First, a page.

Horst D. Deckert

Pro-Homosexual Bishop Inspired by Pope Francis to Commit Diocese to Net-Zero Emissions by 2030

Lexington, Kentucky Bishop John Stowe’s net-zero initiative conforms to suggestions put forth by the Vatican’s Laudato Si’ Action Plan Platform.

LEXINGTON, Kentucky (LifeSiteNews) — Pro-LGBT Bishop John Stowe of Lexington, Kentucky, announced Tuesday that his diocese is pledging to reach net-zero carbon emissions across 59 parishes by 2030, citing the inspiration of Pope Francis.

“This is our gift to Pope Francis on his name day,” Stowe said during a diocesan press conference announcement, explaining that the presser was taking place not only the day after “Earth Day” but on the feast of St. George, who shares the name of Jorge Bergoglio.

Stowe first alluded to Francis’ 2015 encyclical Laudato Si’, in which the Pontiff cited a “disturbing warming” of the climate as dangerous to the planet and claimed that most of this is caused by greenhouse gases such as carbon dioxide emitted “mainly” by human activity. He also blamed CO2 “pollution” for “compromis(ing)” ocean life.

As Chris Morrison of the Daily Sceptic pointed out, “The political fiction that humans cause most or all climate change and the claim that the science behind this notion is ‘settled’ has been dealt a savage blow by the publication of a “World Climate Declaration (WCD),” signed by over 1,100 scientists and professionals.”

Led by Professor Ivar Giaever, a Norwegian physics Nobel Prize laureate, the signatories declared emphatically that “There is No Climate Emergency,” stressing a few key points: that earth’s climate has always experienced natural cooling and warming phases; that “climate policy relies on inadequate models;” that “CO2 is plant food, the basis of all life on earth”; that warming is “far slower than predicted;” and that “climate policy must respect scientific and economic realities.”

“We strongly oppose the harmful and unrealistic net-zero CO2 policy proposed for 2050. Go for adaptation instead of mitigation,” the group concluded.

Greenpeace co-founder Patrick Moore has denounced such policies even more strongly, having warned last year that a global achievement of “Net Zero” carbon emissions would lead to “at least 50 percent of the population” dying.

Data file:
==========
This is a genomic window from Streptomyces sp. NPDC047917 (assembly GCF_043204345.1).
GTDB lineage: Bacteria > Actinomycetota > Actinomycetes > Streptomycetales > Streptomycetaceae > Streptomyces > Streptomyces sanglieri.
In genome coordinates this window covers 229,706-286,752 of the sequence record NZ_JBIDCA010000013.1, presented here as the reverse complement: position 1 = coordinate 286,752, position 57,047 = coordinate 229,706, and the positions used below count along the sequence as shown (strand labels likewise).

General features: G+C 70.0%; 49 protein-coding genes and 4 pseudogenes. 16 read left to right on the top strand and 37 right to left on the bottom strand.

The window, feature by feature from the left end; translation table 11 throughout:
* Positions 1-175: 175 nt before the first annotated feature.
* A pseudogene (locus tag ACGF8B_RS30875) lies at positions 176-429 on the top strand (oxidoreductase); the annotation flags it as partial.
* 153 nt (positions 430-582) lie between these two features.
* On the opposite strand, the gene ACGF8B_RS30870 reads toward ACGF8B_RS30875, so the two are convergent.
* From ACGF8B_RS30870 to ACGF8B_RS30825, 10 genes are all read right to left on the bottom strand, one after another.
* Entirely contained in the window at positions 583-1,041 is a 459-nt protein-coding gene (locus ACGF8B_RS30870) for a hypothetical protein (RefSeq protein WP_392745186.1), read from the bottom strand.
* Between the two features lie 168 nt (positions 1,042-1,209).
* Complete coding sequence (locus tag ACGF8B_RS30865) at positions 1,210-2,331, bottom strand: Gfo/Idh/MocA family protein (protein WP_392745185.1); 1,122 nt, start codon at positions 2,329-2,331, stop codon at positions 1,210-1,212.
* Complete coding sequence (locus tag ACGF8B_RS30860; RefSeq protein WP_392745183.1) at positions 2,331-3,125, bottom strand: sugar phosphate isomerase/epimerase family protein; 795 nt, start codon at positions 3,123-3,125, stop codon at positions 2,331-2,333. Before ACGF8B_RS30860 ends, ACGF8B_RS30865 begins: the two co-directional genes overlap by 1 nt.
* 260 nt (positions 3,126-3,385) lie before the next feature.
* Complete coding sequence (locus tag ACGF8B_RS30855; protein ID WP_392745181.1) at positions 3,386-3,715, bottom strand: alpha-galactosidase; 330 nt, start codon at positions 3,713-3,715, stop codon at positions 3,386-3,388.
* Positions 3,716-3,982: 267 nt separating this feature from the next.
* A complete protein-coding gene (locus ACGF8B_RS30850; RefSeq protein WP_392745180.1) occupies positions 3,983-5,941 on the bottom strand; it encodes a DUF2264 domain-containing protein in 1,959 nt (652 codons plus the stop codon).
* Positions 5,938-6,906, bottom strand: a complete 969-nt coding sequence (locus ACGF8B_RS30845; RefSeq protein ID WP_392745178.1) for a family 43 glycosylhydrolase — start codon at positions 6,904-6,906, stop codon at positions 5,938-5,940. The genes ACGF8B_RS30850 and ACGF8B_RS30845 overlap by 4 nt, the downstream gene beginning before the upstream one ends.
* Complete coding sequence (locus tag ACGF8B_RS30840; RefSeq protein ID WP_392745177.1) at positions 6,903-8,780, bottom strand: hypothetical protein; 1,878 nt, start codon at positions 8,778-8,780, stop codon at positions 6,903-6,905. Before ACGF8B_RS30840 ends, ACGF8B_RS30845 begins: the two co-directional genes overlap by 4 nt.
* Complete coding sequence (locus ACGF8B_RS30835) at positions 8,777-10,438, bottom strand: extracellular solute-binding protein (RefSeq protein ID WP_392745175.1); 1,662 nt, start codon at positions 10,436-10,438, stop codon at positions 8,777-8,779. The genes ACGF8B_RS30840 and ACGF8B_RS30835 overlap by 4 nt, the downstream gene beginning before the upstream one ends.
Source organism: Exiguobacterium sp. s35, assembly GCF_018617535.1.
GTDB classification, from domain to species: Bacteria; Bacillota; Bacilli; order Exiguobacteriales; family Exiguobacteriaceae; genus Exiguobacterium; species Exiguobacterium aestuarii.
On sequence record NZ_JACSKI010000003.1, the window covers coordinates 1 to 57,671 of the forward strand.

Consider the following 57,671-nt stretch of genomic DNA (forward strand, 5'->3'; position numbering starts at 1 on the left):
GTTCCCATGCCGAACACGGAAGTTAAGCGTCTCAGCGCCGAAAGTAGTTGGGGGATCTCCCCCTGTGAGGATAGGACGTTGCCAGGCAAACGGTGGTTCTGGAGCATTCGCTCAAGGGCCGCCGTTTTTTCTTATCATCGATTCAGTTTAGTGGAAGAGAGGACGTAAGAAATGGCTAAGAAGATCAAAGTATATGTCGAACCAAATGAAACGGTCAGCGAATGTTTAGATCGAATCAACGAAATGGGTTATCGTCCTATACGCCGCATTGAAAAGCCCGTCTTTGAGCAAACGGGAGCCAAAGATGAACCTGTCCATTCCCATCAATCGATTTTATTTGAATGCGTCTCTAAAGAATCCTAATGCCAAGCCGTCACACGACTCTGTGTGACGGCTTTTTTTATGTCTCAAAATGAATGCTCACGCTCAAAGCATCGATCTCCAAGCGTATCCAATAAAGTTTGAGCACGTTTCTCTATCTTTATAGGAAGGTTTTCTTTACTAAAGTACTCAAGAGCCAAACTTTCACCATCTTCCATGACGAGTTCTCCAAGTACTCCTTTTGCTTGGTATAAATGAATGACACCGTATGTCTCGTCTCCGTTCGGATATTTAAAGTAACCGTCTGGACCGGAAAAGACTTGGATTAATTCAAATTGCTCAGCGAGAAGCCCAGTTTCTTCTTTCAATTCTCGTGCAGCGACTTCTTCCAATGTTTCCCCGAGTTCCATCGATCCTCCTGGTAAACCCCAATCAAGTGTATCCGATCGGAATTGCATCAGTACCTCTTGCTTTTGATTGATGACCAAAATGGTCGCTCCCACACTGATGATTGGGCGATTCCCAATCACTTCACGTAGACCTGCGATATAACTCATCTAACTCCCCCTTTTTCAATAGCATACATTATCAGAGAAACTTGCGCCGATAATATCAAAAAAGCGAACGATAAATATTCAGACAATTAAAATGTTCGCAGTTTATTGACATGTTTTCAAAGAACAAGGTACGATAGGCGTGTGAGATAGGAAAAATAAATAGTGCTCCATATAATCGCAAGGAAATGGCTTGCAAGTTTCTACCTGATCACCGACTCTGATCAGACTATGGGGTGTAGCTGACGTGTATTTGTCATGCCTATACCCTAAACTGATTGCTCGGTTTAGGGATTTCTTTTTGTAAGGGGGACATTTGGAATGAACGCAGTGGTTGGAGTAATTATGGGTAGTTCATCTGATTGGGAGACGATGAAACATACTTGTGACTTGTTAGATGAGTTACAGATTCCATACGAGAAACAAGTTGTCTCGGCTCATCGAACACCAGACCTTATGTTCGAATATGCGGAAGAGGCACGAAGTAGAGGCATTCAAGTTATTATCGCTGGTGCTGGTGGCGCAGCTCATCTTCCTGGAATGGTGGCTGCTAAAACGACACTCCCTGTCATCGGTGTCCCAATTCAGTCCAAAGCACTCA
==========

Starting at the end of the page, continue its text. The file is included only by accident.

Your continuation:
Campaign Life Coalition has also warned that cries of an impending “climate catastrophe” disguises a depopulation agenda, since globalists have signaled that they view overpopulation, and even “each new baby born,” as an environmental burden upon the planet.

Nevertheless, Bishop Stowe holds to the climate alarmist narrative of globalists, who frame global warming as an apocalyptic matter. He highlighted the fact that Francis likewise sees climate change as an urgent matter, noting that his Apostolic Exhortation Laudate Deum took a “different tone” than Laudato Si’.

“It was almost scolding in nature because not much has happened since 2015,” Stowe said Tuesday. “And, in fact, (Francis) points out that those who oppose the idea of working for the preservation of the planet — those who deny the reality of climate change — are having too much influence. He said we’re losing time. We have to begin to act.”

The bishop acknowledged that the area encompassed by his diocese, which spans 50 counties in eastern and central Kentucky, has traditionally depended on coal mining to sustain itself economically.

“But now, knowing what we know, we have to be committed to an economic conversion, to make sure that the jobs that are helping people get to work are ones that will protect and preserve our environment,” Stowe said. 

Other Catholic institutions have already begun to implement net-zero plans across the U.S., according to the National Catholic Reporter.  The Archdiocese of St. Paul-Minneapolis has begun a “Parish Net Zero Covenant” initiative, citing the Vatican’s own commitment to reach net-zero emissions by 2050. The Diocese of Davenport, Iowa has also launched a “Laudato Si’ Action Plan” to conform with the Vatican’s Laudato Si’ Action Plan Platform, issued by the Dicastery for the Promotion of Integral Human Development.

At least 20 U.S. dioceses, including the Diocese of Lexington, have thus far joined the platform, which was launched in 2021 and the goals of which include the “adoption of sustainable lifestyles,” promoting “ecological spirituality” (which could involve “creation-based liturgical ceremonies,” according to the platform website),  and a “response to the cry of the earth,” which encompasses carbon neutrality and the adoption of renewable energy.

While he enthusiastically champions climate change mitigation, Stowe flouts Catholic doctrine, particularly regarding homosexuality and transgenderism, which he has a long track record of embracing.

In 2017, two years after he was made a bishop by Pope Francis, Stowe spoke at a New Ways Ministry conference, even though the nominally Catholic group advocates for homosexual “marriage” and has been condemned by the Vatican and the U.S. bishops.

“Christian morality is more concerned with the well-being and dignity of the person than with rules, norms, or commandments. Jesus seems to teach this on many occasions,” the bishop claimed at the time.

In 2019, Stowe led an “LGBTQ retreat” at the University of Notre Dame, once a bastion of Catholicism in North America, and also issued a “prayer” card celebrating homosexual “pride.” The card featured an image of a crucifix with rainbow colors coming from it. It was produced to be distributed at pro-homosexual events.

Stowe is also one of several bishops who endorsed pro-homosexual Jesuit Father James Martin’s book on “the Catholic Church and the LGBT community.” 

After the Vatican issued Fiducia Supplicans, a priest in Stowe’s diocese was depicted blessing a lesbian couple.


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